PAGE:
1. Register NOW and become part of this fantastic knowledge base forum! This message will go away once you have registered.

mic for recording bass

Discussion in 'Bass' started by Nutti, Oct 20, 2012.

  1. Nutti

    Nutti Active Member

    Hi all!

    I'm saving up for a new microphone for recording bass cabinets and need some advice...I've seen people use all kinds of microphones on the net from ribbon mikes, condenser mikes, dynamic mikes to regular kickdrum mikes. But what would be a good choise for this? A sennheiser 421? A shure b52? A combo with a sm57?

    Thanks for any advice!
  2. kmetal

    kmetal Kyle P. Gushue Well-Known Member

    akg d12 is in contention too up close. i don't have access to a u47/67, but i'd try that in the room if i did. watch for phase issues between mic(s) and DI, if employing them.
  3. BobRogers

    BobRogers Well-Known Member

    You seem to be on the right track searching for a mic. However, I feel that it's important in home studio recording to put some effort into your direct bass sound first. Bass speakers are almost always big and they are always putting out energy at frequencies that show all the defects of a small room. So by all means close mic the cabinet with an SM57 to start. But go searching for the best direct rig before you go searching for the perfect mic. Depending on how good your room is, the perfect mic may not exist. But you are looking in the right direction - high quality dynamics and ribbons. (The two dynamics that I'd try that have not been mentioned are the Shure SM7b and the Electrovoice RE20.)

    Lately, I've been recording my bass (P-Bass with TI flats) through the Hi-Z input of a Universal Audio 4-710d. It has an "1176 style" compressor circuit and a solid state and a tube preamp circuit that can be blended. That's working for me right now, but I'd really like to try the A Designs REDDI. One of these days.
  4. Kurt Foster

    Kurt Foster Distinguished Member

    it's MIC not MIKE

    i like using mics on bass cabs because it adds an edge you can't get with just a di. too many recordist make the mistake of bumping up everything below 100 hZ on bass as well as kick drums but i have learned that pushing the area between 170 and 300 with a narrow cut notch @ 220 with a reciprocating boost for the kick drum (also @ 220) yeilds a well defined kick bass on almost any system even one that is bass starved. almost any playback system will get down to 170 hZ.

    my faves for bass cabs have always been Senheisser 421's and AKG d112's / d12's. anyway it's mic, NOT mike. Mike is a guy I know, mic is short for microphone .... see there's no "K" in microphone unless your speaking German and we all know where that leads you. lol.

    i thought we settled that years ago ...

    mmmmph! gahhhhh! suicide ahhhhh!
  5. Davedog

    Davedog Distinguished Member

    Good choices all. I'll also add the ATM25 to the list. A bit more 'hi-fi' sounding that the AKG D112 as theres no 'scoop' in it. Not much can go wrong with a D12 on anything low-middish...I solve the 'too big bass cabinet' thing with a very high-end single speaker bass cabinet that allows you get into the bass heads' power section a bit. The combination of the DI and the MIC (note: not mike) can be a beautifull thing and two tracks allows you to go experimenting with different types of EQ's and compressions at the mix. Personally I dont ever use much of each but when I do, I always use a Pultec and a fast recovering comp. Although for the 'classic rock sound' theres not much to go wrong with a Fairchild for 'bigness'.........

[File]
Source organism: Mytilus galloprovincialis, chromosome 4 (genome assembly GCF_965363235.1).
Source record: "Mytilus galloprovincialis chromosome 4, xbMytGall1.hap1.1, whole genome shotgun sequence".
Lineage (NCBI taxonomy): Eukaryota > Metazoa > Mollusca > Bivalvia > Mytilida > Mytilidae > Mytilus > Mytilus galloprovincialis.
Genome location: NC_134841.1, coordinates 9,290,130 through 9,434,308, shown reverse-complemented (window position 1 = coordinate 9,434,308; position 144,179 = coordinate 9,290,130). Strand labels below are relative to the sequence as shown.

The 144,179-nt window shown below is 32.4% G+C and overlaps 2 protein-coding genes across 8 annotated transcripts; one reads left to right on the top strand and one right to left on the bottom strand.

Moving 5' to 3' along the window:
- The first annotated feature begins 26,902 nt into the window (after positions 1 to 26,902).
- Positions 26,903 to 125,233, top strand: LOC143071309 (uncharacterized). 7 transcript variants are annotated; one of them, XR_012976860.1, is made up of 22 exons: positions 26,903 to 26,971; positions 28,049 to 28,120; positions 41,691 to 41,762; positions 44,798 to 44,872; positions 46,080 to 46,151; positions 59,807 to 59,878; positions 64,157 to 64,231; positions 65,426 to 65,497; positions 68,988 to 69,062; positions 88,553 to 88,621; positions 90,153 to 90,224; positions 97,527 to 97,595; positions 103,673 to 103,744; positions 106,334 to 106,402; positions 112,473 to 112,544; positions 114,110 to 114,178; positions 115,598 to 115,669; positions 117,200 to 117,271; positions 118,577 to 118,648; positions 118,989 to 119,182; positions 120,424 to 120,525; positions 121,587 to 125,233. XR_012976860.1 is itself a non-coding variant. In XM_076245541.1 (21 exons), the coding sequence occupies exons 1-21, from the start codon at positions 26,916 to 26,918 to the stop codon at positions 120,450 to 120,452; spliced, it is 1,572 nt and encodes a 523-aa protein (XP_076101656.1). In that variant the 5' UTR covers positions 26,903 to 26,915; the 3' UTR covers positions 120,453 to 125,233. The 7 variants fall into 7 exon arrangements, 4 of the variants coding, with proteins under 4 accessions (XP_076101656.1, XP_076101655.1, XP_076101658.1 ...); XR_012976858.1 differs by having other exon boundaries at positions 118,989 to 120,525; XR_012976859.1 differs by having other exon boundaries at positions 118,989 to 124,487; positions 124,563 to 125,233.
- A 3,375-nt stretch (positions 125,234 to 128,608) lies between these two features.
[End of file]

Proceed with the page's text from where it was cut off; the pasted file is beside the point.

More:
6. pan60

    pan60 Active Member

    i like the RE 20, just always works for me.
    another mic i have used as been the soundelux U195.
  7. Nutti

    Nutti Active Member

    Thanks for all the suggestions!

    The reason for writing mikes is because I searched the subject at first before writing this thread and noticed alot of mikes in posts...I don't know if this is the uk english spelling of the word then? It's a bit hard to write in a foreign language that has two types of spelling (american and uk english) but the main point is that you guys understand what I mean. It's good to get corrected, otherwise you wouldn't ever get anything right :)

    I've been recording bass by mixing one DI channel and one channel with a crap t.bone kickdrum mic with the amp inside my vocal booth, haven't tried the recording room due to fear of having base going all over the place. So that's something that I need to try out as soon as I get the time. I just finnished building the studio about 6months ago, and with 3 young kids there havn't been time for all the experimenting that "should" have been done at this point.

    AKG D112 sounds interesting, that way I could also get a good kickdrum mic... two in one! And as a hobbyist that's something to prefer. It's got a very nice price also.
  8. Kurt Foster

    Kurt Foster Distinguished Member

    if you want just one mic i would recommend a sennheiser 421. it's a great all around mic.

    sorry (not really) :tongue: about the mike / mic thing. just a pet peeve of mine. another one is base instead of bass and symbol instead of cymbal.

    mmmmphhhhh! gaahhh suicide ahhhhh!
  9. dvdhawk

    dvdhawk Well-Known Member

    Although you've gotten some great suggestions on mics for the job, a bass amp in a small vocal booth doesn't sound like a winning combination for any mic. Do you have a re-amping box, so you could mic the cabinet later in a larger room?